Recover a FreeBSD system using a liveUSB

2023-01-05 - How to attach your geli encrypted devices, mount zfs and chroot
Tags: FreeBSD toolbox


I reinstalled my backup server to FreeBSD after a few months on Alpine Linux. I was happy with Alpine running on bare metal, but since I no longer needed to run Linux containers on this machine I wanted to come back to BSD for the simplicity and consistency of this system. I used the automated installation with an encrypted zfs mirror of two drives.

When I ran my ansible automation for the first time on this fresh installation, I did not notice it messed up my /boot/loader.conf and removed two vital lines for this system:


Of course the server could not boot without those, here is how to solve this issue if it happens to you.

Booting from a LiveUSB

If you do not already have one, download a LiveUSB image from and copy it to your USB flash drive with a command like:

dd if=/home/julien/Downloads/FreeBSD-13.1-RELEASE-amd64-memstick.img of=/dev/sdb bs=1M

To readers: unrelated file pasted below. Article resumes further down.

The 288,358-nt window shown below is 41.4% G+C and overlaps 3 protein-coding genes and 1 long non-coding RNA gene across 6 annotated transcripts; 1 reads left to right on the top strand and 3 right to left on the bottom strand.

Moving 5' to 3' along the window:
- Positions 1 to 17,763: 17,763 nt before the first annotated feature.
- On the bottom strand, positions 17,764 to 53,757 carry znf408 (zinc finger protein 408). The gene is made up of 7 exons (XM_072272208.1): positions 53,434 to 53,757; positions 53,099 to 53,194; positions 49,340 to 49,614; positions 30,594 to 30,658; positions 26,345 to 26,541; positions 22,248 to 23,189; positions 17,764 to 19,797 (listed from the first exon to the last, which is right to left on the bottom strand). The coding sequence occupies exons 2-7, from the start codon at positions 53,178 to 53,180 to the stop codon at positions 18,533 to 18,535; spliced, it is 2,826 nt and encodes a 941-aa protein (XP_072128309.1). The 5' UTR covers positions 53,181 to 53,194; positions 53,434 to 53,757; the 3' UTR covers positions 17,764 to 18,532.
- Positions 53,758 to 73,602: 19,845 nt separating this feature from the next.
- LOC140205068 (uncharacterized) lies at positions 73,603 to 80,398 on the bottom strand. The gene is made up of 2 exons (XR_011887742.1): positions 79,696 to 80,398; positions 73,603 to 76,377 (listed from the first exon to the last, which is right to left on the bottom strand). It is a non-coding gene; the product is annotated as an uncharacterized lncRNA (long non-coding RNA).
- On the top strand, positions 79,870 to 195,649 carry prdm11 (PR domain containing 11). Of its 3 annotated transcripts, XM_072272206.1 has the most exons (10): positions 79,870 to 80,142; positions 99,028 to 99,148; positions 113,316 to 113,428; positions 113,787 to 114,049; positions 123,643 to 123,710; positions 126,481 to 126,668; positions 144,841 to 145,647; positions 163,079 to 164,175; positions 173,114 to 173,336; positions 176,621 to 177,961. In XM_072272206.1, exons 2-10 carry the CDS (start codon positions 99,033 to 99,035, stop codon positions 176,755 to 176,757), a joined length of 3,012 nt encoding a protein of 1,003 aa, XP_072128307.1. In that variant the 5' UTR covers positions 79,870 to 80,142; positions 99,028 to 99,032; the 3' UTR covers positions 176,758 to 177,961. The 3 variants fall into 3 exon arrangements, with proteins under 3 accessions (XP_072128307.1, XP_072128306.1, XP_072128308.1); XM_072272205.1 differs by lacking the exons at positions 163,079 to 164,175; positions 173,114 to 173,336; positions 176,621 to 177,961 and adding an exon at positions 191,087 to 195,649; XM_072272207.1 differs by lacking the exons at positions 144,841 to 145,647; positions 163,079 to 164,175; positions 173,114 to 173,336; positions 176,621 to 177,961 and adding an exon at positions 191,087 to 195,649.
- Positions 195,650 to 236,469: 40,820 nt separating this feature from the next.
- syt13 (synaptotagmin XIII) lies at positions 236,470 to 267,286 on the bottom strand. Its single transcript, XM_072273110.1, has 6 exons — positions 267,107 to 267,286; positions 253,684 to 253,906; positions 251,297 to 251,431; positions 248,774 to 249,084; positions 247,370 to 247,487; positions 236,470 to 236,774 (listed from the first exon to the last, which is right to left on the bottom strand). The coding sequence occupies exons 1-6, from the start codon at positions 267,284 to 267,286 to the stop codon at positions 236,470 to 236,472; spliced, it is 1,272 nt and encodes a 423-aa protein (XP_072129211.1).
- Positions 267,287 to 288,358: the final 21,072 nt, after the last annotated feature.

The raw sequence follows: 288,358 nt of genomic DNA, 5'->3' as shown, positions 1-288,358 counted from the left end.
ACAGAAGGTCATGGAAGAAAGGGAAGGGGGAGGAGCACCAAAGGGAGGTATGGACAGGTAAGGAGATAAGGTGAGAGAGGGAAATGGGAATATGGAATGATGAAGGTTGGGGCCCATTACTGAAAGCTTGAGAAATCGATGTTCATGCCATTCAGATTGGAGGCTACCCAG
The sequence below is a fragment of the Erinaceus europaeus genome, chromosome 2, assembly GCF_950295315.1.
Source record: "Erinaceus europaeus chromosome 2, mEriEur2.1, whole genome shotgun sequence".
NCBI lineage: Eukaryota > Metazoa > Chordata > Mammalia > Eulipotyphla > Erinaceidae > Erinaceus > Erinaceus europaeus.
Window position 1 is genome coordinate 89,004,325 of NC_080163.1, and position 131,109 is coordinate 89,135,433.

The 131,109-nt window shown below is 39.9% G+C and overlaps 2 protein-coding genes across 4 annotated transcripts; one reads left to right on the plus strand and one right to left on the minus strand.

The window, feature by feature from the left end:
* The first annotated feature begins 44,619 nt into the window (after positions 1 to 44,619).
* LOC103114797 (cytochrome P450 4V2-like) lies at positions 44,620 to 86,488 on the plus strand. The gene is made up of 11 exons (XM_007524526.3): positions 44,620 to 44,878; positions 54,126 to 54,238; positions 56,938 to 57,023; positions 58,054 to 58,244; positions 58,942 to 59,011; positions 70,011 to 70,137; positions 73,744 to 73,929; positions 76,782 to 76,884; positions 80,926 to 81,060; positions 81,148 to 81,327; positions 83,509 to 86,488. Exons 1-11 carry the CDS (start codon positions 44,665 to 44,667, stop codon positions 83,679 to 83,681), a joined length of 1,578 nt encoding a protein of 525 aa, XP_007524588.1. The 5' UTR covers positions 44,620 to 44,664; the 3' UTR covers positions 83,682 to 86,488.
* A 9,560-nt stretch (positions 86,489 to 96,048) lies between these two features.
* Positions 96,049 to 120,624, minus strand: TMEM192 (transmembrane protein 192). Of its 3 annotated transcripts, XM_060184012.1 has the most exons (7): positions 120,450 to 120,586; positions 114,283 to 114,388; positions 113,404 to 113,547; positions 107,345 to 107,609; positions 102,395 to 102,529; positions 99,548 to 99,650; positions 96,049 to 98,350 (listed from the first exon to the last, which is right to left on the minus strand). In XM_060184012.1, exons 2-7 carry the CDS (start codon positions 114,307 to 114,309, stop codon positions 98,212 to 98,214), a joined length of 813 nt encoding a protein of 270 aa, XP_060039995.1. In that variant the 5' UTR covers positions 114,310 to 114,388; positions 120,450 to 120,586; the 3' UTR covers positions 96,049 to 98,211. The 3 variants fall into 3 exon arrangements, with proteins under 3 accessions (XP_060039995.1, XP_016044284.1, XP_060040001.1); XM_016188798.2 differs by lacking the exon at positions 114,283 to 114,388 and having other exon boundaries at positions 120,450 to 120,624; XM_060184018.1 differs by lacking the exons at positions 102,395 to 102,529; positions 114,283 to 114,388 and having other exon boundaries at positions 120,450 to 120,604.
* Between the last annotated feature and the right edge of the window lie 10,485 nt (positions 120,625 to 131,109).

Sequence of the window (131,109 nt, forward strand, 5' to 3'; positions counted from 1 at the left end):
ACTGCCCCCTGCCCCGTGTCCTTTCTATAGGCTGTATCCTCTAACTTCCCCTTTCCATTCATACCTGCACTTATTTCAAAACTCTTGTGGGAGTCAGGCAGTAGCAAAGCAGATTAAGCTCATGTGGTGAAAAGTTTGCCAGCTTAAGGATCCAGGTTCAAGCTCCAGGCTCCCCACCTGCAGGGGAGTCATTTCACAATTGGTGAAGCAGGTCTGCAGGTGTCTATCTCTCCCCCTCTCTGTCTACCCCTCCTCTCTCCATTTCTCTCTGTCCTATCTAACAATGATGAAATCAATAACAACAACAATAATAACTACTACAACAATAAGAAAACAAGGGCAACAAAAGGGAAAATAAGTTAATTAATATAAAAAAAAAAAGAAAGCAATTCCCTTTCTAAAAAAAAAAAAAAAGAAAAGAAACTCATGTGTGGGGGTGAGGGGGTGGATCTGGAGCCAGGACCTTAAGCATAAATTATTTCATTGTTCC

Insert it into your computer then select the proper temporary boot device using the proper key during the bios loading process (F11 for this motherboard of mine). When you reach the installer screen, select the option to Start a Shell.

Unlocking your geli encrypted devices

These commands are not complicated, but here they are for posterity:

geli attach /dev/ada0p4
geli attach /dev/ada1p4

If you are unsure about your disks numbering, geom disk list is your friend.

Mount your zfs filesystems

zpool import -fR /mnt zroot
mount -t zfs zroot/ROOT/default /mnt
zfs mount -a

Chroot into your system

Contrary to Linux for which the chroot process requires a little preparation, FreeBSD is a breeze:

chroot /mnt

and voila! If you need access to more things and require the comfort of your desktop computer or laptop:

mount -t devfs none /dev
ifconfig re0 inet
route add default
service sshd start

You can now enjoy your system as if it booted normally and fix whatever you need to fix.